Montana Health Officials To Offer Third COVID Dose
With about 22,000 Montanans in an immunocompromised category, the state health officials have recommended a third dose of the Pfizer and Moderna COVID-19 vaccines to them. Previously vaccinated immunocompromised people have accounted for about 45 percent of the recent "breakthrough" COVID cases in the U.S.
The Montana Department of Public Health and Human Services announced the move this week, following recommendations from the Centers for Disease Control (CDC). DPHHS Director Adam Meier said in a news release that the third dose is not considered a booster, but an additional dose for those who might not have enough protection from the two-dose series. The recommendation does not include the Johnson and Johnson vaccine. Meier said, "This is great news because we know the impact COVID-19 has with high-risk groups. The updated recommendations will ensure those most vulnerable to complications from COVID-19 can get as much protection as possible."
Those who could benefit from the dose include people:
- Who are under active cancer treatment for tumors or blood cancers.
- Received an organ transplant and are taking medicine to suppress the immune system.
- Received a stem cell transplant in the last two years or are taking related medicine to suppress the immune system.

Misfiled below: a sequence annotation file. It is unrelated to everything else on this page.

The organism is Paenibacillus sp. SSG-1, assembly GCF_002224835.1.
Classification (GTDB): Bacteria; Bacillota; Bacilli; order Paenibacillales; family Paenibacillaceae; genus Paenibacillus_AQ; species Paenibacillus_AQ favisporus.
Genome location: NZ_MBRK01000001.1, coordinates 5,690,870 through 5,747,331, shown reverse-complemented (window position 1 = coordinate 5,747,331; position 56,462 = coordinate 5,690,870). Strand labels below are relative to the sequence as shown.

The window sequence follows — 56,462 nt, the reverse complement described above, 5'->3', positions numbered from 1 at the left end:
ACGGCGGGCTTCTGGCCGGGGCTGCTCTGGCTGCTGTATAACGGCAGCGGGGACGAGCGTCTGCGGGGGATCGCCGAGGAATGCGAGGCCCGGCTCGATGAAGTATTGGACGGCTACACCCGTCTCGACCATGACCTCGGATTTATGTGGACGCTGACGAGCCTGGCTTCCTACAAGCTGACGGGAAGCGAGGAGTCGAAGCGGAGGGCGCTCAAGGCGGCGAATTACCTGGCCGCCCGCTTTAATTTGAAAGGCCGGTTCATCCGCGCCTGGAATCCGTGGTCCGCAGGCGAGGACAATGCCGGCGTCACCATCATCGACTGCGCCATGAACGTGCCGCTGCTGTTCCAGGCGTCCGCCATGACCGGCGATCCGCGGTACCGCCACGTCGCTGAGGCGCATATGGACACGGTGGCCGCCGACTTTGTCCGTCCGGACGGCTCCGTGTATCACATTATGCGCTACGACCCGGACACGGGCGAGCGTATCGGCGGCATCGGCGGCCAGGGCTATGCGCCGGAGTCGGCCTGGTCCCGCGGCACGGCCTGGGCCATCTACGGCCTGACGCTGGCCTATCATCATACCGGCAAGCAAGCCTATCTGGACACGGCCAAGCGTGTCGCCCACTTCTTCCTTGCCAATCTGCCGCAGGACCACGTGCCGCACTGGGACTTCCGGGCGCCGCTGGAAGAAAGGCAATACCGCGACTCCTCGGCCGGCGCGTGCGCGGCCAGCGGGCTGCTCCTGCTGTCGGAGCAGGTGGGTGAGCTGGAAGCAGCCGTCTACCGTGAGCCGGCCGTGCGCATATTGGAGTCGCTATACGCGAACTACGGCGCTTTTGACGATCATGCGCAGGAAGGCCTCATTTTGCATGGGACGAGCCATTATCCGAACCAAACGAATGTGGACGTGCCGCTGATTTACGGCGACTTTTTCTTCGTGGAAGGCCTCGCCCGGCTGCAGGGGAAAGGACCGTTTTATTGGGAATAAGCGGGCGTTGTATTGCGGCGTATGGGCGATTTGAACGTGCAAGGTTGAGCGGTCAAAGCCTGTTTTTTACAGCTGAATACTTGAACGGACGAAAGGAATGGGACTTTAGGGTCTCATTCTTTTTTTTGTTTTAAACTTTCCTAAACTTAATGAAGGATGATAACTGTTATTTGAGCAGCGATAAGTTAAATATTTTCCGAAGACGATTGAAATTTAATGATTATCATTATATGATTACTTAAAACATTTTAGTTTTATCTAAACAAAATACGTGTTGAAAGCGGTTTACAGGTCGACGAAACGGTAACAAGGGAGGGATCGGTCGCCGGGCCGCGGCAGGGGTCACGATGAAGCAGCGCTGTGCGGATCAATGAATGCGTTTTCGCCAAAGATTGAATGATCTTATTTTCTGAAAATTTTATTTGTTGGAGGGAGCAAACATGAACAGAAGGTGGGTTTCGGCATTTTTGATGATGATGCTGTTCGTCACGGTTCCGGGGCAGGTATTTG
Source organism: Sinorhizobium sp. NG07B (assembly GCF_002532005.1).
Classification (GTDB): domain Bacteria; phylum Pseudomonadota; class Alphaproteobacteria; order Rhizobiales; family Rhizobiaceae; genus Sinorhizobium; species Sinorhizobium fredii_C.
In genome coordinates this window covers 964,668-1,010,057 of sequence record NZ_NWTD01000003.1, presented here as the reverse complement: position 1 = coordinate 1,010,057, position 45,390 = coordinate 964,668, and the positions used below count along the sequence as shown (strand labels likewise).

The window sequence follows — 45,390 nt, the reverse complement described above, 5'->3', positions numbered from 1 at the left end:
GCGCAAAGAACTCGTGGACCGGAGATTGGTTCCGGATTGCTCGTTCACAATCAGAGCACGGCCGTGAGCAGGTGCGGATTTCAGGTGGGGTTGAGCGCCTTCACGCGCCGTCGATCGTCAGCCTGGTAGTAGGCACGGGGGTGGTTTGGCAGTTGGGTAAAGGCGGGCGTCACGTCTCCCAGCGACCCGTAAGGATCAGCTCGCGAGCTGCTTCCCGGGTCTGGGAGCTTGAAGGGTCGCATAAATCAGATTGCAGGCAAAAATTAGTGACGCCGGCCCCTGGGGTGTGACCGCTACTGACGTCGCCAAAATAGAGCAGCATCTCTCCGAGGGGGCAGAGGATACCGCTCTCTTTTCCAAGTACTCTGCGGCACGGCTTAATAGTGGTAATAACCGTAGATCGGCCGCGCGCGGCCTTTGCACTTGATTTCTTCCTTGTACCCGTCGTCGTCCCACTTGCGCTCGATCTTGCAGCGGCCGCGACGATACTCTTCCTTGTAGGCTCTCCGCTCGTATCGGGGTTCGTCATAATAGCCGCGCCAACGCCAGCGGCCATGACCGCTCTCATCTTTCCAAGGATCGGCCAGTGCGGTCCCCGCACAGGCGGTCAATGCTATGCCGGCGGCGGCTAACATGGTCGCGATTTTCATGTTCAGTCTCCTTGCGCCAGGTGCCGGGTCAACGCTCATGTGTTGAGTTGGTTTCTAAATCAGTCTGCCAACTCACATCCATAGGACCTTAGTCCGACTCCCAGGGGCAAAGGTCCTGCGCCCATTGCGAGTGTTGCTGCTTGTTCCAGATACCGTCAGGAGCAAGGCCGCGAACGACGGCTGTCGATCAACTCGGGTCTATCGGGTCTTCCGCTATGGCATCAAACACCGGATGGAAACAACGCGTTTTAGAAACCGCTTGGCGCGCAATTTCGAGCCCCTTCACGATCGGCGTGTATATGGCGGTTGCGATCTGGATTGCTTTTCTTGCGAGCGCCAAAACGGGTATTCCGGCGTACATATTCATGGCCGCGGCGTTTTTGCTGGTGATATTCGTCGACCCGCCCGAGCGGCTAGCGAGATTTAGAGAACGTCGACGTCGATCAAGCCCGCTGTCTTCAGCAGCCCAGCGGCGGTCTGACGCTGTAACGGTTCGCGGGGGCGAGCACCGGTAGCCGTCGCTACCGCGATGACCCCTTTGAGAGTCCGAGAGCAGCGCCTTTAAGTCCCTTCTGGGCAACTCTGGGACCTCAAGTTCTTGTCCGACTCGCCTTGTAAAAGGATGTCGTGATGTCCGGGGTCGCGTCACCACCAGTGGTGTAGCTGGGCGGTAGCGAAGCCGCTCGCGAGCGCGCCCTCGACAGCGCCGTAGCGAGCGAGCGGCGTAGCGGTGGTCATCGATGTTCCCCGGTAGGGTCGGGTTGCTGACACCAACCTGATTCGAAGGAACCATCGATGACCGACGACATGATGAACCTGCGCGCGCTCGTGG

- Have moderate or severe primary immunodeficiency such as DiGeorge or Wiskott-Aldrich syndrome.
- Have advanced or untreated HIV infection.
- Are undergoing active treatment with high-dose corticosteroids or other drugs that may suppress one's immune response.
People who think they fit in those categories should talk to their doctor to determine if the additional dose is appropriate. There is a sufficient supply of vaccine in the state and you should stay with the brand of doses you originally received. For Pfizer, those aged 12 years and older and for Moderna, those aged 18 and older. The vaccinations will be available at pharmacies, clinics and other providers.
The Ravalli County Public Health Department will start scheduling doses the first week in September, according to a news release from Director Tiffany Webber. If you need more information call 406 375-6672 or you can find more information at the Ravalli County website.